Wednesday, July 13, 2005

Legislative Pay Raises

As I expect just about everyone knows, the state legislature gave themselves a nice pay increase, tied to the federal congressional pay scale, and extended this increase to selected other state officials as well. The increase is around 16%. That’s a serious raise, especially considering that committee chairs received an extra boost, and that a car lease allowance and a per diem are also included with the job.

There are a variety of rationales for this substantial pay raise. One is that they are doing a good job and deserve it. This always annoys me. It implies that those who are not getting such substantial increases (for example, everyone in my house) are do nothing slackers. I reply with a big wet raspberry noise.

Another rationale is that this will bring in a better class of people to the job. If that means we could get rid of some of the people already on the payroll, I’m all for it. Not to pick on him or anything, but I’m pretty sure Bill Rieger’s constituents could come up someone better than him. In fact, a few people tried hard to get his job but the Democratic machine came to his aid. Corporate executives also use the “we have to pay unbelievably higher salaries to get good people” routine, and look where that has gotten us. While there are no doubt some excellent CEOs out there, we have also seen more than a few clunkers lately.

If I had to pay a lot of money to get good people for a given job, state elected and appointed officials are not where I would start. The nurses caring for me and my loved ones would be at the top. Followed by the conductor that drives the train Mr. Jane takes to and from work each day. My children’s teachers are on my top 10 list; school bus drivers not far behind. The bank clerk taking my deposit and everyone in the banking industry who deals with my personal and financial information rank fairly highly. The pay scale for these jobs has, I think, stayed steady or gone down.

I also find it alarming that there is such a disconnect between daily reality for Pennsylvania residents and our state legislature. They will now be earning roughly twice the average income of state residents. Somehow this just doesn’t seem right. It reminds me of something I read in this week’s New Yorker. The article was about professional poker players and the increase in online poker games. Here is a quote from Daniel Negreanu, the 30 year old currently ranked #1 in lifetime poker tournament earnings.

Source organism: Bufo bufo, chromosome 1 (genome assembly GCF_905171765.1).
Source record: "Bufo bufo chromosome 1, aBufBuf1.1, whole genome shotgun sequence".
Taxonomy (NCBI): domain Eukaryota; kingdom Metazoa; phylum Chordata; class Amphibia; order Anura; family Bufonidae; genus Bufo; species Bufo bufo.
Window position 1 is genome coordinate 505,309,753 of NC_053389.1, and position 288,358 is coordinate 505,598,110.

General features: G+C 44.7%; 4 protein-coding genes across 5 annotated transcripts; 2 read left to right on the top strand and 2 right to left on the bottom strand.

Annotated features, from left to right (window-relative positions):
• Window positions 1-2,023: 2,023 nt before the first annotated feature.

“For kids that are eighteen, nineteen years old, that are going to go to college, get a dead- end job where they make fifty or sixty thousand dollars a year, I can take that same kid, teach him how to play poker and in three months show him how to make more money than he would ever make in that dead-end job.” (“The Players,” New Yorker July 11 & 18, 2005, p. 55).

Since when is $50,000 or $60,000 a dead-end job, especially if you have two wage earners in the family? I was really floored when I read this. And I was floored again when the state legislative leaders said they were worth $80,000 or more.

If they are going to earn that much I think we ought to put a few more details into their work contract. I’d be willing to okay that raise in return for:

1) No outside employment. A full time job is a full-time job, even if you do have to reapply for it every two to four years. It should take up most of your time. If you are earning, oh, say, nearly ten times that salary as a bank director while you are working for me “full-time,” I doubt I will have your full attention. Also, all assets go into a blind trust. If they want a federal salary, let’s have federal rules.

2) More accountability. Immediate access to voting records. No more of this waiting for the House Record to show up at the law library nonsense. Also, a firm, rigorous system of reporting lobbying expenses by special interests. I want the list of financial disclosure forms to be more readily available. The rule passed earlier this year saying legislators don’t have to be in the chambers to vote but just in “the greater Harrisburg area,” has got to go. For $80,000 a year they could at least show up to vote.

3) A more transparent legislative process. Bills seem to pop up out of nowhere and there doesn’t seem to any time for discussion or questions on some of them. A full-time, well-paid legislature should be able to arrange things better.

4) Change the car lease program. No more paying a flat fee towards their car leases. Let’s bid out a legislative fleet. If someone wants to drive something jazzier let them pay for it personally. Legislators from colder regions would be eligible for more substantial vehicles but everyone else gets the same sedan. They can personalize it with antenna ornaments, floormats, hanging car deodorizers, and bobbleheads in the back window. There is no real reason for this other than pettiness on my part, and the possibility that we could get a better deal this way.

These are my thoughts, for what they are worth.

2 comments:

albert said...

I saw Rep. Mark Cohen last night at Drinking Liberally and wanted to ask him about the pay raises and minimum wage, but my mind was just mush. Lack of sleep and tons of work are turning my brain to mush. It's likely to stay mush for a few weeks.

Thanks for telling it like it is.

AboveAvgJane said...

Ah, mush mind -- I know it well. Thanks for your note!